Change some plates
On the road to Ypres,
We’ve passed poor remnants of humanity alongside little wooden crosses.
Still, I am pleased that a woman should get such a chance.
Creating the Centena
I wasn’t sure where to start when it came to preparing my First World War centena, as part of the 26 Armistice project. Initially I wanted to choose a woman that was working in London, in their early thirties (like me) during the time of the war – and preferably someone who was working as part of a creative industry. I was fortunate enough to attend the fantastic Womens Work 100 Research Workshops, held at the Imperial War Museum on a bitterly cold and snowy day in March. During the workshop, I was able to spend time with fellow 26 members and staff from the museum archives, who gave us a whistle-stop tour through women’s roles in the First World War. I then settled on Olive Edis, a female photographer who was appointed official war artist and photographed British Women’s Services for the museum between 1918 and 1919.
My research led me to the Norfolk Museum’s Service, and a very fruitful phone call with curator Alistair Murphy from the Cromer Museum, home to around 2,000 images from Edis’ studios in Sheringham, Cromer, Farnham and London. The museum ran a major exhibition between 2016 and 2017, celebrating the life of Britain’s first female war photographer, and a fascinating blog created by Liz Elmore. It was thanks to a fruitful phone call with Alistair and the use of the blog, that Olive truly came to life for me. Partly as I was able to read and engage with extracts of her diary, kept during the trip on the road to Ypres. This fascinating account was truly the inspiration for my piece.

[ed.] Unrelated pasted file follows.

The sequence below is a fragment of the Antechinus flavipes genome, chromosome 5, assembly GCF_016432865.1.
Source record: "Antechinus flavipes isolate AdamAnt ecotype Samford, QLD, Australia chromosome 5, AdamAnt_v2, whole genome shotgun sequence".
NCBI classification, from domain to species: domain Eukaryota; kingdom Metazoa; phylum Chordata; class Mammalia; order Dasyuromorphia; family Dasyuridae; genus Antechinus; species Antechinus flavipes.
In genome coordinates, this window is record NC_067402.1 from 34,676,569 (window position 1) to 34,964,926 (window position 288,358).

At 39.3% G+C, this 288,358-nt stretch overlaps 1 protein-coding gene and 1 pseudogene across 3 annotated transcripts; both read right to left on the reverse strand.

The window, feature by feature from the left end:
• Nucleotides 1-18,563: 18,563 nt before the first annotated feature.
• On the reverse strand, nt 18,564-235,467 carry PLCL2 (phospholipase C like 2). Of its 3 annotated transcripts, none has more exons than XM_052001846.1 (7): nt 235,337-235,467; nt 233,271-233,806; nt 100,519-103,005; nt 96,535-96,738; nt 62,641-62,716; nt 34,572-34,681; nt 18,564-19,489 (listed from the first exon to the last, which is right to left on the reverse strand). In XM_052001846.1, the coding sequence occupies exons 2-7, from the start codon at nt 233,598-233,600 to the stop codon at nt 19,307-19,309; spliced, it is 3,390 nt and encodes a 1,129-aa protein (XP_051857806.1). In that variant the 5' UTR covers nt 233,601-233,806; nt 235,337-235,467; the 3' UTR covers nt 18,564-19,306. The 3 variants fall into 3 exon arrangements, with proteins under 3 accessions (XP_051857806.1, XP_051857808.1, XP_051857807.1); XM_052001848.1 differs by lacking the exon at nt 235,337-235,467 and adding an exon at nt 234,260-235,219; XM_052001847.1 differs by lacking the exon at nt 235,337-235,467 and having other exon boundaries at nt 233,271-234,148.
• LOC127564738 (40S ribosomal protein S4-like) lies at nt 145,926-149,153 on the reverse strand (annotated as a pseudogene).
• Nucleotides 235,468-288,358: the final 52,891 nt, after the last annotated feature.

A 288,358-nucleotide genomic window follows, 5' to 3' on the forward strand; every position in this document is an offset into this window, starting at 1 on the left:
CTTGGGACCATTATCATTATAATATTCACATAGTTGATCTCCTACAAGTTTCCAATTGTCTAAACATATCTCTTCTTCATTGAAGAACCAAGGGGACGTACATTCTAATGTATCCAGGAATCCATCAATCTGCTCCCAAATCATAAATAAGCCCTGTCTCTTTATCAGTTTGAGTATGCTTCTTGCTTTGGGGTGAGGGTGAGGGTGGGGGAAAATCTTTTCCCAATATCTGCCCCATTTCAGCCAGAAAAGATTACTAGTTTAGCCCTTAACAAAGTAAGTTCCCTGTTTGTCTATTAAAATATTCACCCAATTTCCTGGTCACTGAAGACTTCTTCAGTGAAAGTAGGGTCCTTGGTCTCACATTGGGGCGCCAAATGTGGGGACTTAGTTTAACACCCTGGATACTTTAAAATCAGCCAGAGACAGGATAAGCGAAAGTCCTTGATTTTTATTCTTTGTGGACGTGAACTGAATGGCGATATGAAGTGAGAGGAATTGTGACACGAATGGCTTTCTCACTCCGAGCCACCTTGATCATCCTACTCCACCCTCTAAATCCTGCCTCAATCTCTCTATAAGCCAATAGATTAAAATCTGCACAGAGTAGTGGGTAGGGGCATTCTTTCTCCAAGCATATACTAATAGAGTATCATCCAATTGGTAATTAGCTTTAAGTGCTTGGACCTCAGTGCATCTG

I found Olive to be an inspirational, at times cheeky, and incredibly brave woman. She would have been slightly older than me while on the front line, but I didn’t feel that was an issue in the grand scheme of things. Rather, her works have paved the way for creatives in London, Norfolk and beyond. I have enjoyed bringing Olive back to life.
Lives of the First World War
You can find out more about Mary Olive Edis-Galsworthy here at Lives of the First World War.
26 is a group of writers whose purpose is to inspire a greater love of words in business and in life.